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Association of Muscle Mass Loss with Diabetes Development in Liver Transplantation Recipients
Sejeong Lee, Minyoung Lee, Young-Eun Kim, Hae Kyung Kim, Sook Jung Lee, Jiwon Kim, Yurim Yang, Chul Hoon Kim, Hyangkyu Lee, Dong Jin Joo, Myoung Soo Kim, Eun Seok Kang
Diabetes Metab J. 2024;48(1):146-156.   Published online January 3, 2024
DOI: https://doi.org/10.4093/dmj.2022.0100
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  • 124 Download
AbstractAbstract PDFSupplementary MaterialPubReader   ePub   
Background
Post-transplant diabetes mellitus (PTDM) is one of the most significant complications after transplantation. Patients with end-stage liver diseases requiring transplantation are prone to sarcopenia, but the association between sarcopenia and PTDM remains to be elucidated. We aimed to investigate the effect of postoperative muscle mass loss on PTDM development.
Methods
A total of 500 patients who underwent liver transplantation at a tertiary care hospital between 2005 and 2020 were included. Skeletal muscle area at the level of the L3–L5 vertebrae was measured using computed tomography scans performed before and 1 year after the transplantation. The associations between the change in the muscle area after the transplantation and the incidence of PTDM was investigated using a Cox proportional hazard model.
Results
During the follow-up period (median, 4.9 years), PTDM occurred in 165 patients (33%). The muscle mass loss was greater in patients who developed PTDM than in those without PTDM. Muscle depletion significantly increased risk of developing PTDM after adjustment for other confounding factors (hazard ratio, 1.50; 95% confidence interval, 1.23 to 1.84; P=0.001). Of the 357 subjects who had muscle mass loss, 124 (34.7%) developed PTDM, whereas of the 143 patients in the muscle mass maintenance group, 41 (28.7%) developed PTDM. The cumulative incidence of PTDM was significantly higher in patients with muscle loss than in patients without muscle loss (P=0.034).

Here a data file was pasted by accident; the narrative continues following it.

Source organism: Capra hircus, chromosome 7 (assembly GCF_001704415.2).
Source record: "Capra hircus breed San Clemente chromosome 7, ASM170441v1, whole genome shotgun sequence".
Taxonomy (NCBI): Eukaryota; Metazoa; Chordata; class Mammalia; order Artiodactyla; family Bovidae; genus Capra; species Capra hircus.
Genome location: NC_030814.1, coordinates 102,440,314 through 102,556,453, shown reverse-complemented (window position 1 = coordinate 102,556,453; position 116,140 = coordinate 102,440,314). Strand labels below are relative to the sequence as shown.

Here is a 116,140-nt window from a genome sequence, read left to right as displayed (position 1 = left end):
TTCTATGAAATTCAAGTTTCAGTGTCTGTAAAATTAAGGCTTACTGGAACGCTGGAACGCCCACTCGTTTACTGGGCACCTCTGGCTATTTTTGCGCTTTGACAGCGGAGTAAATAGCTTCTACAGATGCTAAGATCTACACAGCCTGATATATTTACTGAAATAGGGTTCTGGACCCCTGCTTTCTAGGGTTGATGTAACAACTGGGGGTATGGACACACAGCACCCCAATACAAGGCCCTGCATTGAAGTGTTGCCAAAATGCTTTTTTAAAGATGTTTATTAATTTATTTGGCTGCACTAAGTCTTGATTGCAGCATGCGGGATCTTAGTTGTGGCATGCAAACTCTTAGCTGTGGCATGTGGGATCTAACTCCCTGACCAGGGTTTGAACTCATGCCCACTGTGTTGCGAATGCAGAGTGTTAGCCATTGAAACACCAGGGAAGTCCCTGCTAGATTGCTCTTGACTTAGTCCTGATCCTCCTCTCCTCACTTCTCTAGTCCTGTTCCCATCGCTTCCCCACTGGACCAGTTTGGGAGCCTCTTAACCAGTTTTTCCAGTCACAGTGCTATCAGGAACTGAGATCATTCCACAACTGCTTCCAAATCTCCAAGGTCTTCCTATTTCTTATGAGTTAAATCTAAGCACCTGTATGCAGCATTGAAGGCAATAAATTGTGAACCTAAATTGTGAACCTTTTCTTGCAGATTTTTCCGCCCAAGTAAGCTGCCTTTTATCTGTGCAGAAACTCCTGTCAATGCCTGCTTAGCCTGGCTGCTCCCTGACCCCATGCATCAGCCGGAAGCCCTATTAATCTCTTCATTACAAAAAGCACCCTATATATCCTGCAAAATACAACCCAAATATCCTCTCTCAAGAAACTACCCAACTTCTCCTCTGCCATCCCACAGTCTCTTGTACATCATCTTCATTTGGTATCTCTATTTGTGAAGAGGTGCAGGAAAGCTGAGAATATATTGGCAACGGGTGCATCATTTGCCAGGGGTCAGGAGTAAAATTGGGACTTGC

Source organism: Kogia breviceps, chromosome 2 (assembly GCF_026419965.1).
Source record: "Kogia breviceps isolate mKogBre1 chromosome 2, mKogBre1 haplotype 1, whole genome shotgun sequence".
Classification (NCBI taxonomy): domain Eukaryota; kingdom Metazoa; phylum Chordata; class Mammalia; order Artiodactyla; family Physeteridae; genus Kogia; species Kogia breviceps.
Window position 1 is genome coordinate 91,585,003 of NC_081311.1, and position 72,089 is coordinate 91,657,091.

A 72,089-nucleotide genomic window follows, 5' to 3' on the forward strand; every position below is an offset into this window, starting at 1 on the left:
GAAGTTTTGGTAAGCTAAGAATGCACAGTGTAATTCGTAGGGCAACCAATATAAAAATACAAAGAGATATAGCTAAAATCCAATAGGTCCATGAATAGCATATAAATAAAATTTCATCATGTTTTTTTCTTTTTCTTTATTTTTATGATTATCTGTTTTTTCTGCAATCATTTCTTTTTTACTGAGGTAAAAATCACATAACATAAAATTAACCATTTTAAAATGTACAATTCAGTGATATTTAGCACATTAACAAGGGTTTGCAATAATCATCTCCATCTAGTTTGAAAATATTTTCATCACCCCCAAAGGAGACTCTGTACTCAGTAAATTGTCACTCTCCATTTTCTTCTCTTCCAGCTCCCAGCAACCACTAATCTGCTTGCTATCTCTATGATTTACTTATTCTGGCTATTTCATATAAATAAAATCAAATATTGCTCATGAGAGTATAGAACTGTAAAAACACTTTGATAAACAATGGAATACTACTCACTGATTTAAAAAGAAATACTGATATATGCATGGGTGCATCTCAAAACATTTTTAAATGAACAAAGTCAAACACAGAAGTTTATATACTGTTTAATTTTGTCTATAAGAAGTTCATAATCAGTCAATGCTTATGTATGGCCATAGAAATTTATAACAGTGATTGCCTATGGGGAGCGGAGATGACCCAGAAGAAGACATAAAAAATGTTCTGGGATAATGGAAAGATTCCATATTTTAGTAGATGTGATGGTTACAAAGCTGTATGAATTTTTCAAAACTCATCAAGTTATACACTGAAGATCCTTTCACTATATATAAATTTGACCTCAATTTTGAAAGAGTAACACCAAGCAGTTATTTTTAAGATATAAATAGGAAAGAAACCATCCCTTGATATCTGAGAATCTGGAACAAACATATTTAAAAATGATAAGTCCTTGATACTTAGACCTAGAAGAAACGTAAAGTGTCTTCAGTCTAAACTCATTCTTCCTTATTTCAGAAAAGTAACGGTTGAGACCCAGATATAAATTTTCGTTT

Conclusion
Muscle depletion after liver transplantation is associated with increased risk of PTDM development.
Others
Satisfaction Survey on Information Technology-Based Glucose Monitoring System Targeting Diabetes Mellitus in Private Local Clinics in Korea
Hun-Sung Kim, So Jung Yang, Yoo Jin Jeong, Young-Eun Kim, Seok-Won Hong, Jae Hyoung Cho
Diabetes Metab J. 2017;41(3):213-222.   Published online June 21, 2017
DOI: https://doi.org/10.4093/dmj.2017.41.3.213
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  • 40 Download
  • 8 Web of Science
  • 8 Crossref
AbstractAbstract PDFPubReader   
Background

Private local clinics in Korea have little experience with information technology (IT)-based glucose monitoring (ITGM). Our aim is to examine user satisfaction and the possibility of using ITGM service practically.

Methods

Patients sent their blood glucose levels to physicians in local clinics. The physicians reviewed the blood glucose values online and provided personal consultations through text messaging or phone calls. Thereafter, a satisfaction survey on the ITGM service, the modified Morisky scale, and patient assessment of chronic illness care were administered.